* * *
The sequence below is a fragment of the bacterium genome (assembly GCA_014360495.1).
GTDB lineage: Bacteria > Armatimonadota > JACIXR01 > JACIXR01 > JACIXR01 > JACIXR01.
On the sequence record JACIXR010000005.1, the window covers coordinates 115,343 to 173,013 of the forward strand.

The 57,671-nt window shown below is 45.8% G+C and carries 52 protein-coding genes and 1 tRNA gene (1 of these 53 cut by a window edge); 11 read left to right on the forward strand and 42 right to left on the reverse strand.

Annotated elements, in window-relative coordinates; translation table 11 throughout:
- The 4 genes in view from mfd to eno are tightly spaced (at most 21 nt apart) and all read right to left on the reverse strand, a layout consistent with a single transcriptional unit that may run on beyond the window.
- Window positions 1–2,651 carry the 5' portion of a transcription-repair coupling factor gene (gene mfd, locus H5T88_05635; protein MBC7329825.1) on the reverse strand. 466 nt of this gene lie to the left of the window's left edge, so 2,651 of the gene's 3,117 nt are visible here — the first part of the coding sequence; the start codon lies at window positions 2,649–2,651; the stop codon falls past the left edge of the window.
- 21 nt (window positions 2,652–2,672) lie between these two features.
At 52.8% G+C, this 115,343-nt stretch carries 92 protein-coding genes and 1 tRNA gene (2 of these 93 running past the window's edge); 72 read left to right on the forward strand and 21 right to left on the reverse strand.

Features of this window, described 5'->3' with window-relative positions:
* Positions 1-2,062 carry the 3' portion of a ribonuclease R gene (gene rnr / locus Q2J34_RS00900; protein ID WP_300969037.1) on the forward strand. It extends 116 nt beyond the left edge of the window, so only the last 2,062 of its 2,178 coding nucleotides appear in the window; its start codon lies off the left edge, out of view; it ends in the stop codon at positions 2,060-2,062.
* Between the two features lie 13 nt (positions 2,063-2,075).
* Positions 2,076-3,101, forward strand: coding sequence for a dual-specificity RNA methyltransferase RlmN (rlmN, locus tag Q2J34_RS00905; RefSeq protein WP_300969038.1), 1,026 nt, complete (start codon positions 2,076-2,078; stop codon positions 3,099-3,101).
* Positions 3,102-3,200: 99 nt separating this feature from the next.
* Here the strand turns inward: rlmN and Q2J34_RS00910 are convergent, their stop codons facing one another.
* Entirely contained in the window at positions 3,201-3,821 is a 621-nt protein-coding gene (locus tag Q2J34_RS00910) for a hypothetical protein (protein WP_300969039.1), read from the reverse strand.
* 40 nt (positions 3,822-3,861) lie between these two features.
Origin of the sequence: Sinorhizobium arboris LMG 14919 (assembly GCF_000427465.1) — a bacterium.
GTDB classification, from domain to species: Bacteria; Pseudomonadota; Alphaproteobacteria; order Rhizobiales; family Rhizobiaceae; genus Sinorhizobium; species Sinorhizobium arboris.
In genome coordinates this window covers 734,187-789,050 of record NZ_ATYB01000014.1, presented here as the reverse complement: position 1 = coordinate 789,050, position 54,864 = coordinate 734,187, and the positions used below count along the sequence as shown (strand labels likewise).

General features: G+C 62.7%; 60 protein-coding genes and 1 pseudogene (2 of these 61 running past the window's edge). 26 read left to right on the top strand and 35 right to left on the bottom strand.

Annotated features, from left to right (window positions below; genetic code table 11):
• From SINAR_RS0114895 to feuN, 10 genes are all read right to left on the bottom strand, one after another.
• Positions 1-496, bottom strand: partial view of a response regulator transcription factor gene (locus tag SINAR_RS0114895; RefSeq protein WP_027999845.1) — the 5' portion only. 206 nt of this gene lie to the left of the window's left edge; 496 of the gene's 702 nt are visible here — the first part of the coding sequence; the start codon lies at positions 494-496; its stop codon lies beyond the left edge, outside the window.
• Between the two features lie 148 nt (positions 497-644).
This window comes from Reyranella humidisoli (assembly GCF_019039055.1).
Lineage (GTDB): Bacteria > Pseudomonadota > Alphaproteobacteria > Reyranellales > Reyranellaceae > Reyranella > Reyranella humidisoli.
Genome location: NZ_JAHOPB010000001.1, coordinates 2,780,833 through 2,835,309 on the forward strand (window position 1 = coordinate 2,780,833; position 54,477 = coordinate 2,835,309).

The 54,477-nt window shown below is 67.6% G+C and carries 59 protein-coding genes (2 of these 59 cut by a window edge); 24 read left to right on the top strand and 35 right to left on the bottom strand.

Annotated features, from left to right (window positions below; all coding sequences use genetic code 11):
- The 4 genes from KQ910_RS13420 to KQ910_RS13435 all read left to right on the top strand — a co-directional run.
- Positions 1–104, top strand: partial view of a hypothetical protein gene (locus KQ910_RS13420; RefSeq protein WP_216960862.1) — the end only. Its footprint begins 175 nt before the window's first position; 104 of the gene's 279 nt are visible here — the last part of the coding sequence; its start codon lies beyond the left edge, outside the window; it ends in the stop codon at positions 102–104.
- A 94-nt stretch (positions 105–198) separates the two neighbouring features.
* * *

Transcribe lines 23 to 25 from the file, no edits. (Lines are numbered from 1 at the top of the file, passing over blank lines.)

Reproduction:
• From SINAR_RS0114895 to feuN, 10 genes are all read right to left on the bottom strand, one after another.
• Positions 1-496, bottom strand: partial view of a response regulator transcription factor gene (locus tag SINAR_RS0114895; RefSeq protein WP_027999845.1) — the 5' portion only. 206 nt of this gene lie to the left of the window's left edge; 496 of the gene's 702 nt are visible here — the first part of the coding sequence; the start codon lies at positions 494-496; its stop codon lies beyond the left edge, outside the window.
• Between the two features lie 148 nt (positions 497-644).